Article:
Staying Green with Consumer Electronics
Apr 16, 2007 12:00 PM
With Earth Day just around the corner on Apr.22, 2007, electronics recycling and environmental programs are in the spotlight. According to a 2006 Consumer Reports survey, two in 10 consumers who replaced computers or monitors—and three in 10 consumers who disposed of a TV in the past year—treated them as trash. But concerns over the impact of discarded electronics isn’t just an April worry for installers and consumers who are faced with an increasing number of local and state environmental regulations regarding the disposal of potentially toxic consumer electronics products, including televisions, computer monitors, and cellular phones.
Manufacturers have a mixed record when it comes to instituting recycling programs and reducing the amount of harmful materials used in the production of consumer electronics products. Greenpeace released its Green Ranking of PC and cell phone providers early this month, listing Chinese PC producer Lenovo at the top for taking responsibility for its own branded waste. The company, which at one time had been rated last in the Greenpeace review, now offers take-back and recycling programs in all of the countries where its products are sold.
Sony and LG Electronics received low marks for holding double standards on their e-waste takeback policies around the world. According to the Greenpeace report, Sony and LG support individual producer responsibility elsewhere in the world; in the United States, they are part of a coalition opposing producer responsibility laws and call for consumers, instead of manufacturers, to pay for the recycling of discarded electronics.
At the same time, Sony, Panasonic, and other companies have initiated their own recycling efforts in conjunction with states and local agencies. Sony electronics and PC equipment can be recycled free of charge at several Waste Management sites in Minnesota, and Panasonic has worked with more than 25 states in its own recycling programs.
Meanwhile, Sharp took a step forward in TV recycling this month, offering all buyers purchasing a new Sharp LCD TV with a screen size of 37in. or larger through Sharp Direct free recycling of their old TV of equal or greater screen size. The program is under study to be permanent policy for the TV vendor.
To help consumers deal with unwanted electronics and the issues surrounding e-waste, Consumer Reports has launched an environmental website called Greener Choices. The site helps consumers understand the dangers posed by discarded electronics along with alternatives for donating or selling used equipment along with repairing or recycling.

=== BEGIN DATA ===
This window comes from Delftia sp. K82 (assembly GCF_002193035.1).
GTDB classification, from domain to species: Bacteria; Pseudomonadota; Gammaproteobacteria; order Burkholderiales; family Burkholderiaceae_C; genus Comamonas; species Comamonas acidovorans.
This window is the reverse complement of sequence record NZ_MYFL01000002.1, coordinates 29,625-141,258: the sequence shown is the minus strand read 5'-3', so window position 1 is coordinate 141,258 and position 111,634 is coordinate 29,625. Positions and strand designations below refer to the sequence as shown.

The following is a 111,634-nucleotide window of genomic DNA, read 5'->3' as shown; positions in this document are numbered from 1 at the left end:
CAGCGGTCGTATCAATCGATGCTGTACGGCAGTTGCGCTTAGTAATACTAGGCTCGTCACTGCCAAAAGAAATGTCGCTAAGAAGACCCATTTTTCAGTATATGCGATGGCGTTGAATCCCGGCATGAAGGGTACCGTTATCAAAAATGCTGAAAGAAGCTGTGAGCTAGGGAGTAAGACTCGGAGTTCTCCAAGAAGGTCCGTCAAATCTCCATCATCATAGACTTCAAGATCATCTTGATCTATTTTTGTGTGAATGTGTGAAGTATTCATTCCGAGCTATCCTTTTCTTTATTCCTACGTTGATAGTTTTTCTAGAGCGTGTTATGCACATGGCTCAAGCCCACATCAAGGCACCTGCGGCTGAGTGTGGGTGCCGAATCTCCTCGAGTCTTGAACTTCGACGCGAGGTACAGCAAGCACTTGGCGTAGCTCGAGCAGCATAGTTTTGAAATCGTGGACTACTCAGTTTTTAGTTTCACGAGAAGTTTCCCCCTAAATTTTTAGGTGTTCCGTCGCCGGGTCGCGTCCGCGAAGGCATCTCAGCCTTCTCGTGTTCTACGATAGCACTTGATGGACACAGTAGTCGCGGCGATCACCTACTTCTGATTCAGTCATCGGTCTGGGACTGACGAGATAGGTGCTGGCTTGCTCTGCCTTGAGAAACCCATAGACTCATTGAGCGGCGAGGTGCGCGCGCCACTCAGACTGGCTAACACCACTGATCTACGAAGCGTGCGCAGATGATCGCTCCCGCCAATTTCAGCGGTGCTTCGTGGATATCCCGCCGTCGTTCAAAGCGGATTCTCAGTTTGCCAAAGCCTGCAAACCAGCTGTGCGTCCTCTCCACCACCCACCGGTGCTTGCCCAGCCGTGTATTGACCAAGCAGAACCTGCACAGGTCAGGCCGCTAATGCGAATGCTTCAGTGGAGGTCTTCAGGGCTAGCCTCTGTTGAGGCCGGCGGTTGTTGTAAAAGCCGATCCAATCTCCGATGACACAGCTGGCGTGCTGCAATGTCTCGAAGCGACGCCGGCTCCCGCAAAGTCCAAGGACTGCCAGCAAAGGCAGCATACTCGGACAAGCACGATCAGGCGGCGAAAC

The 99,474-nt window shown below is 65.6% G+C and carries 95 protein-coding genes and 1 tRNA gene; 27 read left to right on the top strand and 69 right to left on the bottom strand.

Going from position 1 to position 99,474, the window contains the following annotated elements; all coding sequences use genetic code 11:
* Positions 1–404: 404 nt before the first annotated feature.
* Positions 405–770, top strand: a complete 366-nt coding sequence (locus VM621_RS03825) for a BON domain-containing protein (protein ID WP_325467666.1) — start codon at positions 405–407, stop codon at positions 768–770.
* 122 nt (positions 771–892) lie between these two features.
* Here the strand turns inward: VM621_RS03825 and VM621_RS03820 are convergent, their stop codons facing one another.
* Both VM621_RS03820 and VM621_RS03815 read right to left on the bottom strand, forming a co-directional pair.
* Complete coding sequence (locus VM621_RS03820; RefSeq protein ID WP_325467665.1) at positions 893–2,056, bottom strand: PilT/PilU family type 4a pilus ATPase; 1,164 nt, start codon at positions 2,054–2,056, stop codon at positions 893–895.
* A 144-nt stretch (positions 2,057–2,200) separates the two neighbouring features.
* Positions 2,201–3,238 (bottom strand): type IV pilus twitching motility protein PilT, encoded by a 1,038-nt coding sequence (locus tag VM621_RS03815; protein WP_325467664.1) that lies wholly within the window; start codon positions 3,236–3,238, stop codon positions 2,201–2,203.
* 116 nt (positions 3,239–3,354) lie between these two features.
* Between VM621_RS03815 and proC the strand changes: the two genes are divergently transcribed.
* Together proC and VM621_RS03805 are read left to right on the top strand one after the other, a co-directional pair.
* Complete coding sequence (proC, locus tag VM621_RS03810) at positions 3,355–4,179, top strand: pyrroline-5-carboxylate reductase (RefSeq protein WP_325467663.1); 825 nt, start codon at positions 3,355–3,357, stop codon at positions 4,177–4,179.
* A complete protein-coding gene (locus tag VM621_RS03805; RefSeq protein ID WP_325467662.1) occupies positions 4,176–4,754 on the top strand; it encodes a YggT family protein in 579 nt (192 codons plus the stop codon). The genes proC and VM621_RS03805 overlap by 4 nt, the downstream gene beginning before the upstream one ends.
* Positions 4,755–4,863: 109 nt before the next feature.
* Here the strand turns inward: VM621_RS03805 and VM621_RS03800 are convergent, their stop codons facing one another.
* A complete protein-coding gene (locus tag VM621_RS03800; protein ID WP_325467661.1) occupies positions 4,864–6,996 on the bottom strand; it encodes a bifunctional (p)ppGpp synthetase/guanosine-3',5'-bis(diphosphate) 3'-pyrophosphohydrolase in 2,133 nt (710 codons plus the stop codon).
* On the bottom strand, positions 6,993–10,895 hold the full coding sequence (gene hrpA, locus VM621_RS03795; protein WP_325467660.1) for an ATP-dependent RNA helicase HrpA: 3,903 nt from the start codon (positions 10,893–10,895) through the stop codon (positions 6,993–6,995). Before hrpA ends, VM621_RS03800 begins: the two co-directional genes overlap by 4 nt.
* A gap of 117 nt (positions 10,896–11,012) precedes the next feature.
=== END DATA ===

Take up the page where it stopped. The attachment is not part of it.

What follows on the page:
Greener Choices reports that only 11 percent of discarded electronics are currently recycled, according to figures from the Environmental Protection Agency (EPA). Even recycling doesn’t address the dangers that can be posed by discarded electronics, which often wind up in landfill in poor countries around the world. Electronic equipment contains toxic materials, including lead, cadmium, and mercury, that can have harmful effects on soil and ground water when disposed of in landfills. According to the EPA, CRT-based computer and television monitors contain on average 4lbs. to 8lbs. of lead, a highly toxic heavy metal. The EPA says electronic products are the largest single source of lead in municipal solid waste.
A coalition of environmental groups recently established a voluntary program known as the Electronics Recycler’s Pledge of True Stewardship. The recyclers agree not to export hazardous electronic components to developing countries, not to dispose of equipment in municipal landfills or incinerators not equipped to handle it, and not to use prison labor, among other things. The list of member recycling companies can be found at www.ban.org, a service of environmental advocacy group Basel Action Network (BAN).
States have taken varying positions on e-cycling CRTs, according to the EPA. Massachusetts and Florida have streamlined hazardous waste regulations for CRTs, resulting in higher levels of recycling. California tags CRTs as spent materials, regulating them as hazardous waste that’s banned from landfills. Other states are currently developing universal waste exemptions for CRT. Minnesota, for instance, considers CRTs to be electric lamps, which are already part of that state’s Universal Waste Rule. New York utilizes its scrap metal exemption for whole intact CRTs that will be recycled.